However, there are some films that show humans not being such bad people. Once Upon a Forest is one of these movies that shows that although humans are responsible for a gas leak in a forest killing some of the population, including the parents from one of the protagonists (and they stay dead too), humans did put the effort into cleaning up the mess caused by the gas leak.

The Simpsons Movie (and probably some of the 600+ episodes), does feature the citizens of Springfield put an effort to clean up their pollution thanks to one of Lisa’s more successful warnings. Some episodes do involve animal rights and it’s a fifty/fifty chance at the outcome to what happens.

As mentioned above with Captain Planet the planateers do have their elemental powers, but rather than use violence to solve anything (the most violent they got was maybe melting a door down), they provided solutions to problems presented to them. It was their job to solve the actual problem rather than kick the ass of the villain of that particular week.

Corporations (Wall-E vs The Lorax)

It’s funny how two films on complete opposite sides of good and awful sort of have the same message. Before I go on, the book of The Lorax and the first cartoon are actually really good. The 2012 film should have everyone involved with writing banished from civilization.

What Wall-E and The Lorax have in common is that all the problems are caused by big business with Wall-E literally causing the end of the world and The Lorax just having a ecosystem just totally destroyed.

I think what makes Wall-E the better film is that the primary story is a love story between two robots. True there are heavy references to the Bible (Eva is the name of Eve in some countries and one of the few named humans is Mary). The fact Earth got messed up is background noise and when the humans return to earth, rather than regret coming back to the planet, they fix things up using science and technology (and are even successful at it too.)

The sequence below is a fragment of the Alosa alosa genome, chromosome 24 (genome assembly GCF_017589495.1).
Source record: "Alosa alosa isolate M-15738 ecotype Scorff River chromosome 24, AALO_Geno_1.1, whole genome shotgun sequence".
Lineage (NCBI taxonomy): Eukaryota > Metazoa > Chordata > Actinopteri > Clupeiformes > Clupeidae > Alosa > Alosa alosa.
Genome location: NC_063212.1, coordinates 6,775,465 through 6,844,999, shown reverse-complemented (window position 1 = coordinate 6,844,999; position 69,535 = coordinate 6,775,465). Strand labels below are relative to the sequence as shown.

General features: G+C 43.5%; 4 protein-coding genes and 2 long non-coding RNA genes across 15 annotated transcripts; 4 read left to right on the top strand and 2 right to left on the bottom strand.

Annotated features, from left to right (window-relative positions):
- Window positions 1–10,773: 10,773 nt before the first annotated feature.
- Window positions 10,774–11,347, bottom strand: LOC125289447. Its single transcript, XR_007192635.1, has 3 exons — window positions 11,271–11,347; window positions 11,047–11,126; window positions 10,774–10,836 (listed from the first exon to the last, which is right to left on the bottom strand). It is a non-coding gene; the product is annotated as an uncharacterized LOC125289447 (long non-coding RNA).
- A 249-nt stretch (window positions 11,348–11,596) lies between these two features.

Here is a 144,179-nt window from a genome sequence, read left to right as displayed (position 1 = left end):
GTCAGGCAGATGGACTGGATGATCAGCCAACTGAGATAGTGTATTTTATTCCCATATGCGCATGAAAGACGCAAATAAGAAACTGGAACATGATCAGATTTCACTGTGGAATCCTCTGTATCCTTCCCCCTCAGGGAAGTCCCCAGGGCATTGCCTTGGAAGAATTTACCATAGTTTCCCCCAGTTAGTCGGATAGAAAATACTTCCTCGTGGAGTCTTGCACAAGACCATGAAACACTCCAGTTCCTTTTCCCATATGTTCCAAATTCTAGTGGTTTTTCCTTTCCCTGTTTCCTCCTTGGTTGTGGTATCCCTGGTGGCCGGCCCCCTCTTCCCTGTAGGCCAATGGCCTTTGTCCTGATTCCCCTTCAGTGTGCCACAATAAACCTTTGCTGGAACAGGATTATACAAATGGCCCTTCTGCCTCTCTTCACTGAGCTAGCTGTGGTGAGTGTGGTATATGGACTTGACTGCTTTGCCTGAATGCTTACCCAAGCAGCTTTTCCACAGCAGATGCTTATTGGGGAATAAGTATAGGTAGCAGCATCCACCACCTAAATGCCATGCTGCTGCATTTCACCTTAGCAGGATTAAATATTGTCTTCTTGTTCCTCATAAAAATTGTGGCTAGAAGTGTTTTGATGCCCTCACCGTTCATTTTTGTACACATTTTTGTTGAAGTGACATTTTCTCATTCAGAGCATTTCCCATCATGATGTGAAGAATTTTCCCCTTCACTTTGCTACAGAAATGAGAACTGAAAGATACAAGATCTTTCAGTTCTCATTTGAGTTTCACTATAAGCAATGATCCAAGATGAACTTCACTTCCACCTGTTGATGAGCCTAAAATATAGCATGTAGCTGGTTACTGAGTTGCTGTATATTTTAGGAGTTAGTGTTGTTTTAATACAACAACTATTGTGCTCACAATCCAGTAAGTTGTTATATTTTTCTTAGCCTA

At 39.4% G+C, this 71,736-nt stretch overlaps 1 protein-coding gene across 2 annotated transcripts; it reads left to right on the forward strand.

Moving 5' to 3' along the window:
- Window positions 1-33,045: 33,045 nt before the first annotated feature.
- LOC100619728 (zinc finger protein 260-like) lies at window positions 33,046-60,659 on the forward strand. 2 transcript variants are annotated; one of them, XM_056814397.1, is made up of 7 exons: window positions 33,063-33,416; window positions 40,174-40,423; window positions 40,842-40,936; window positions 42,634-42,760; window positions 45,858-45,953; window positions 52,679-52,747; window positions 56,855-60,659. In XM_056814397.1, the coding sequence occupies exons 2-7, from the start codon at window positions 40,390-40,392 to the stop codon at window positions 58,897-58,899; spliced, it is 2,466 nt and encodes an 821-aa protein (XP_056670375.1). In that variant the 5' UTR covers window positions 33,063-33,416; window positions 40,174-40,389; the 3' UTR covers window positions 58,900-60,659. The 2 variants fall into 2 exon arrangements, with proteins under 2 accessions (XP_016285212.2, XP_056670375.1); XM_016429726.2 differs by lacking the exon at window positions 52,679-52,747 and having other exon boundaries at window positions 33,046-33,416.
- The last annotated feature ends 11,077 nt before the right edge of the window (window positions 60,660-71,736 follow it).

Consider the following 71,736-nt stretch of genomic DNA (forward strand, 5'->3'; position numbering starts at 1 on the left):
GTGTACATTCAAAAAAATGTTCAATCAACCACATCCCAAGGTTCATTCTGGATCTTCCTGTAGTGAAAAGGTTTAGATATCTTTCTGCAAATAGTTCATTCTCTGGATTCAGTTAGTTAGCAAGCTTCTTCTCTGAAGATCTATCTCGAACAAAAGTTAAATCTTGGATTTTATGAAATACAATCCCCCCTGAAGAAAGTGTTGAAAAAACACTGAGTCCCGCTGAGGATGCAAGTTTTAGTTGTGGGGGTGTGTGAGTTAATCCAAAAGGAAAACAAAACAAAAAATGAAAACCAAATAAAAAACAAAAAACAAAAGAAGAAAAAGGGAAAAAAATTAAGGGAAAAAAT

The problem with the Lorax film is that it doesn’t give a flying fuck about the original message. If you want a more detailed reasoning for this belief, please click the link above to a woman who reviewed and compared the book and film of The Lorax, I swear it’s just coincidental that we share many of the same views on the topic of the film. Just to list a few issues, many of the important scenes of the book are glossed over during the How Bad can I Be musical number, the film cares more on developing the character of the Onceler, the film is constantly saying “big business bad!” and we’re supposed to believe it, Zac Efron having a crush on Taylor Swift, and the fact someone thought it was a good idea to turn forest creatures into clones of the god damned minions!

The book version of The Lorax is of course darker with the Onceler giving a warning to an unnamed boy about how he destroyed the land by not listening to The Lorax. When the topic of business is brought up, the Onceler does defend himself (admitting in a ‘I don’t care’ way) he tells the Lorax that if he were to close up shop, he’d have to lay off countless workers. The book also does not have a happy ending with Dr.Seuss choosing to end the book open ended.

We Dun Fraked Up

Similar to Peace on Earth there are some sources of media where things are too messed up to recover from, a bad example being The Day After Tomorrow insisting that all of this crazy weather will pop up out of nowhere (mass extinction and an ice age don’t work like that). A good example of this would be the series finale to the Jim Henson sitcom Dinosaurs.

What starts off as accidentally destroying a habitat for native bugs for semi big business, the lead character Earl accidentally causes the end of the world with nukes, volcanoes. It’s the darkest episode of the series where the last few moments feature the Dinosaur family slowly being trapped in their home by a combination of ash and snow with Baby asking what’s going to happen to everyone. Earl say’s he doesn’t know, but is hopeful they will survive this predicament. Sadly it is heavily hinted that things will not get better and that the family, friends, and many others will perish during the events of mass extinction.

Earth Maiden Arjuna and X/1999